Finally, I found Fedora with support for the mentioned DisplayLink. I still have to compile ‘evdi’ each time I get a kernel upgrade, but it’s a trouble I’m willing to go through for a decent setup.

What really sold me was when I installed the KDE desktop environment. I don’t understand why this is not default. It is way ahead of Gnome, which seems to be default on both Ubuntu and Fedora. Way, way ahead. It’s insane!

So, yes. Finally, after many painful years with Windows (my old desktop machine has Windows 8.1, which is still better than Windows 10), I finally have a desktop environment that works with me, and not against me. With the one exception on compiling DisplayLink drivers, but I can’t blame that on Fedora. It’s the people making DisplayLinks fault.

DisplayLinks logo, promising more that it can keep.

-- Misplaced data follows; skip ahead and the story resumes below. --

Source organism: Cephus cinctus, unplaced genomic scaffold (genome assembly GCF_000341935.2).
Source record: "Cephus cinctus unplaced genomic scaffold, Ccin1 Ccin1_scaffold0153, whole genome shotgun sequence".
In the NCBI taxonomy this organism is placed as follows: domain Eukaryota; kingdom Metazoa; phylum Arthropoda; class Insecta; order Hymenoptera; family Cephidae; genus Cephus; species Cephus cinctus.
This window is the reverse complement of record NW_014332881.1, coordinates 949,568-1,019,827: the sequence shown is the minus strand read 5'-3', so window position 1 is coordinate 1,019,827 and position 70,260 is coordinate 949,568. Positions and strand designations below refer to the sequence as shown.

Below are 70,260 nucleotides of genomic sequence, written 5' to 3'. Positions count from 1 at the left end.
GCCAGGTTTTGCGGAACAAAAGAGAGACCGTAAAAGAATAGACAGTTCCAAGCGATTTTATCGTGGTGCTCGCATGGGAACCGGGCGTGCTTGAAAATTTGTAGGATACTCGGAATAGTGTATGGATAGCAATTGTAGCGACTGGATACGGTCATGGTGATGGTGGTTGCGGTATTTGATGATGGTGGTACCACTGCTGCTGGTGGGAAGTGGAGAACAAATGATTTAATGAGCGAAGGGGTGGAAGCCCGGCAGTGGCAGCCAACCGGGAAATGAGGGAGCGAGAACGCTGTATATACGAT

Yeah, this is not entirely true

IPv6 on OpenWRT and Altibox

I spent too much time getting IPv6 to work on OpenWRT (version 22.03.5) and Altibox, my local ISP. The first issue was getting an IPv6 address in the first place, but that seems to just have fixed itself and I have no idea why. The second issue was to get OpenWRT to hand out IPv6 addresses to the clients on my network. I tried this guide from Nils Norman Haukås (in Norwegian), but that did not help in this case.

So below is just a ton of screenshots in case I need to do this again at some point in the future. Or maybe it will help you. At this point you should have a working IPv6 address on the wan6 interface.

DHCP Server for LAN (IPv6)